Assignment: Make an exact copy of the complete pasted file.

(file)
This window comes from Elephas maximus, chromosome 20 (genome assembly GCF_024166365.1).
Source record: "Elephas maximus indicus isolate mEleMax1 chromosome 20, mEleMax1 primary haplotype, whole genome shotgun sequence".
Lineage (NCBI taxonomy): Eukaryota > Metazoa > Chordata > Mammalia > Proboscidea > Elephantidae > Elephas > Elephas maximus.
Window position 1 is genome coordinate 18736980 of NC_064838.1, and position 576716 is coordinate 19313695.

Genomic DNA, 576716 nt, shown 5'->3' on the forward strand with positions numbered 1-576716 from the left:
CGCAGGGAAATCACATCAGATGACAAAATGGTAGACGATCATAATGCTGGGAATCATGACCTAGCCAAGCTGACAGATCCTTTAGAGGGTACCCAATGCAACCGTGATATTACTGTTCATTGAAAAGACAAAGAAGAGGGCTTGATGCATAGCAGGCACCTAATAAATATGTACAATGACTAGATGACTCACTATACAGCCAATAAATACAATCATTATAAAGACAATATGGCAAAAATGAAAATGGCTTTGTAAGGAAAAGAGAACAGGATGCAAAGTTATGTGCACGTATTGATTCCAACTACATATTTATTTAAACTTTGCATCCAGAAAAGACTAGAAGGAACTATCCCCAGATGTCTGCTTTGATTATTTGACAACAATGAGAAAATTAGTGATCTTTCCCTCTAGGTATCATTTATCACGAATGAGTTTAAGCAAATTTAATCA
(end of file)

This window comes from Elephas maximus, chromosome 20 (genome assembly GCF_024166365.1).
Source record: "Elephas maximus indicus isolate mEleMax1 chromosome 20, mEleMax1 primary haplotype, whole genome shotgun sequence".
Lineage (NCBI taxonomy): Eukaryota > Metazoa > Chordata > Mammalia > Proboscidea > Elephantidae > Elephas > Elephas maximus.
Window position 1 is genome coordinate 18736980 of NC_064838.1, and position 576716 is coordinate 19313695.

Genomic DNA, 576716 nt, shown 5'->3' on the forward strand with positions numbered 1-576716 from the left:
CGCAGGGAAATCACATCAGATGACAAAATGGTAGACGATCATAATGCTGGGAATCATGACCTAGCCAAGCTGACAGATCCTTTAGAGGGTACCCAATGCAACCGTGATATTACTGTTCATTGAAAAGACAAAGAAGAGGGCTTGATGCATAGCAGGCACCTAATAAATATGTACAATGACTAGATGACTCACTATACAGCCAATAAATACAATCATTATAAAGACAATATGGCAAAAATGAAAATGGCTTTGTAAGGAAAAGAGAACAGGATGCAAAGTTATGTGCACGTATTGATTCCAACTACATATTTATTTAAACTTTGCATCCAGAAAAGACTAGAAGGAACTATCCCCAGATGTCTGCTTTGATTATTTGACAACAATGAGAAAATTAGTGATCTTTCCCTCTAGGTATCATTTATCACGAATGAGTTTAAGCAAATTTAATCA